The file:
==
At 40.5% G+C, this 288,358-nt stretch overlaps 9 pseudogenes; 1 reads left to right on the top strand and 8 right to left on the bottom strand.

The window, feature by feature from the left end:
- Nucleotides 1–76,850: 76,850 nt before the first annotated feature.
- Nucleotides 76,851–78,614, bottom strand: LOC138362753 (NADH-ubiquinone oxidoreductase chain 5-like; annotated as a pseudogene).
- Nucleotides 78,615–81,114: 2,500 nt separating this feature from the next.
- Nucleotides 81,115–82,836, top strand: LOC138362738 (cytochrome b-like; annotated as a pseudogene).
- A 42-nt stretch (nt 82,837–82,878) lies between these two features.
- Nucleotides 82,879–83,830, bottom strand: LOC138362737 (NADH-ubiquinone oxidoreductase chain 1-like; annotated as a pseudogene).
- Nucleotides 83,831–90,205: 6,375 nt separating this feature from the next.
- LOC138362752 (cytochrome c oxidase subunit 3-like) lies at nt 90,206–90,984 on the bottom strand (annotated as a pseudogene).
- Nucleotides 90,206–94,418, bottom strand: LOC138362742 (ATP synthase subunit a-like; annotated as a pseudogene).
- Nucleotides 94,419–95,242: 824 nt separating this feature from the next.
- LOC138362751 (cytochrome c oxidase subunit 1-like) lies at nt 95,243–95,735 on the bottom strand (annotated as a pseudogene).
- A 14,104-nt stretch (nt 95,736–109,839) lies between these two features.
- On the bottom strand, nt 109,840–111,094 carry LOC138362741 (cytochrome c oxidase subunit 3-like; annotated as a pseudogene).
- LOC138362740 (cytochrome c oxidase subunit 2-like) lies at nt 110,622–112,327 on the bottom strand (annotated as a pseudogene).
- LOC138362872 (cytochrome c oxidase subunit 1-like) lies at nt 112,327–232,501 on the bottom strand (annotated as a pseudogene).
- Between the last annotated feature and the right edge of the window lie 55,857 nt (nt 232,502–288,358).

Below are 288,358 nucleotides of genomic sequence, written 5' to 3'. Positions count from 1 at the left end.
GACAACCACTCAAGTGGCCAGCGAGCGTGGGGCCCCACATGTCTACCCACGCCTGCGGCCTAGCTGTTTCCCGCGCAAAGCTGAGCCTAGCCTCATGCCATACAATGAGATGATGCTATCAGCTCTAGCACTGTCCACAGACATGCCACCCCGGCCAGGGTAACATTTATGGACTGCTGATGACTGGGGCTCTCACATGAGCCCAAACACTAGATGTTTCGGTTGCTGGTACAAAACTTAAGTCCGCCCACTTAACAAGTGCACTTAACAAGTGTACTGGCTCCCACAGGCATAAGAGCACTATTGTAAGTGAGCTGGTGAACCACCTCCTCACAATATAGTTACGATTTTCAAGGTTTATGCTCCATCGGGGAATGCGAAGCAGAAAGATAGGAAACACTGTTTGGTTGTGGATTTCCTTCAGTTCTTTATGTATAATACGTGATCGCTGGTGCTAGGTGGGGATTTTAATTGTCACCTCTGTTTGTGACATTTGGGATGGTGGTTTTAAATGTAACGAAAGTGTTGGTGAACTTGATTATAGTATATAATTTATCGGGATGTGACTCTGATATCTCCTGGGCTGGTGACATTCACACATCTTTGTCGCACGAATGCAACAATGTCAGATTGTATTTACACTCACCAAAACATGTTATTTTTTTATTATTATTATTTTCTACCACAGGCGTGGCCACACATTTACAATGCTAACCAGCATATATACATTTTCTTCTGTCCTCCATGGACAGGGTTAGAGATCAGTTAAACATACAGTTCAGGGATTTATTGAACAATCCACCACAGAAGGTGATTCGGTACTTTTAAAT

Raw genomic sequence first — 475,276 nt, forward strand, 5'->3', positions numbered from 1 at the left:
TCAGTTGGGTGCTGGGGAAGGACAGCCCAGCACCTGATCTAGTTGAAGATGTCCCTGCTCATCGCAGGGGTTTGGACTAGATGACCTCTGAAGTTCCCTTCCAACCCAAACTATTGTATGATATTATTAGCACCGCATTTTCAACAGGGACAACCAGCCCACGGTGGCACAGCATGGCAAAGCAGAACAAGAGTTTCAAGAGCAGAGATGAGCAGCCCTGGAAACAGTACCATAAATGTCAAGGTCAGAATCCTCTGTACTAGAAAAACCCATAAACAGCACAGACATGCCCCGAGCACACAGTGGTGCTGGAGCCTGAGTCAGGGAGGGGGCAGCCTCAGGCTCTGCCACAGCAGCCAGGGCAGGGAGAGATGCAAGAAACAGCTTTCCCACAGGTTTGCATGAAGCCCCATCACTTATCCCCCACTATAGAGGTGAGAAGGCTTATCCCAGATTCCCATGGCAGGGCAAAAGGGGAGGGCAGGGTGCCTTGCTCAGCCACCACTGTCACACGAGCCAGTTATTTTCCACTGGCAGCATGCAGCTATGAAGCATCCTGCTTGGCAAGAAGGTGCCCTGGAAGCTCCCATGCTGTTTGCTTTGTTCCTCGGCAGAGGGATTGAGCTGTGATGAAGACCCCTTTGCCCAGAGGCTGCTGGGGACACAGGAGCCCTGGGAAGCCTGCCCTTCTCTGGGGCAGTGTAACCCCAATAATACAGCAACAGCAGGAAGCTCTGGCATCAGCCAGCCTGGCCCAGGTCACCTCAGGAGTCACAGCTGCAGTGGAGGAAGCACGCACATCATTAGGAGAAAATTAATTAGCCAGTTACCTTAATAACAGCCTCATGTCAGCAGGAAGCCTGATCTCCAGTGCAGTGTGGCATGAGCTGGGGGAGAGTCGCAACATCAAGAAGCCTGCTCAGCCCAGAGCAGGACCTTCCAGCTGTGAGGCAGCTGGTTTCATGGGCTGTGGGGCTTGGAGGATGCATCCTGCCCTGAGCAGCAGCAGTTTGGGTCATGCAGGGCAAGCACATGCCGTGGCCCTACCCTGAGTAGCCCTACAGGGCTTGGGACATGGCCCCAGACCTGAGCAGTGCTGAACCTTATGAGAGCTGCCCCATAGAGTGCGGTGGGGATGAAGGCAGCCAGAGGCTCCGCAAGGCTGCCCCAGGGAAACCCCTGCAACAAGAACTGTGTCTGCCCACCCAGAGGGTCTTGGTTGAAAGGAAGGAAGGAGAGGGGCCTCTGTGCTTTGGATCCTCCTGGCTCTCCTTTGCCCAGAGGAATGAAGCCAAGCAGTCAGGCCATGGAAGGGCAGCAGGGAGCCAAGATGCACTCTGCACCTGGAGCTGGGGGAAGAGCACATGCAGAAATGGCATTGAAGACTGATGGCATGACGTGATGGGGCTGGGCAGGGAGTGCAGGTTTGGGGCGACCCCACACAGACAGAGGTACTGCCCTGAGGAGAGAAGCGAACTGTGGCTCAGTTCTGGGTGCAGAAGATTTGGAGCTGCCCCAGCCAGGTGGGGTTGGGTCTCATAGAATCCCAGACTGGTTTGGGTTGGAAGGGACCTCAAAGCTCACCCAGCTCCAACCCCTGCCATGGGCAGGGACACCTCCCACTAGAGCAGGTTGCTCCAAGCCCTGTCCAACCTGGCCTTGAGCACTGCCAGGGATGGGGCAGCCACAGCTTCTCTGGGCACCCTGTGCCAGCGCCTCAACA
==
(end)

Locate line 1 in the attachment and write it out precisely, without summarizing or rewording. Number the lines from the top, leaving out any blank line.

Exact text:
At 40.5% G+C, this 288,358-nt stretch overlaps 9 pseudogenes; 1 reads left to right on the top strand and 8 right to left on the bottom strand.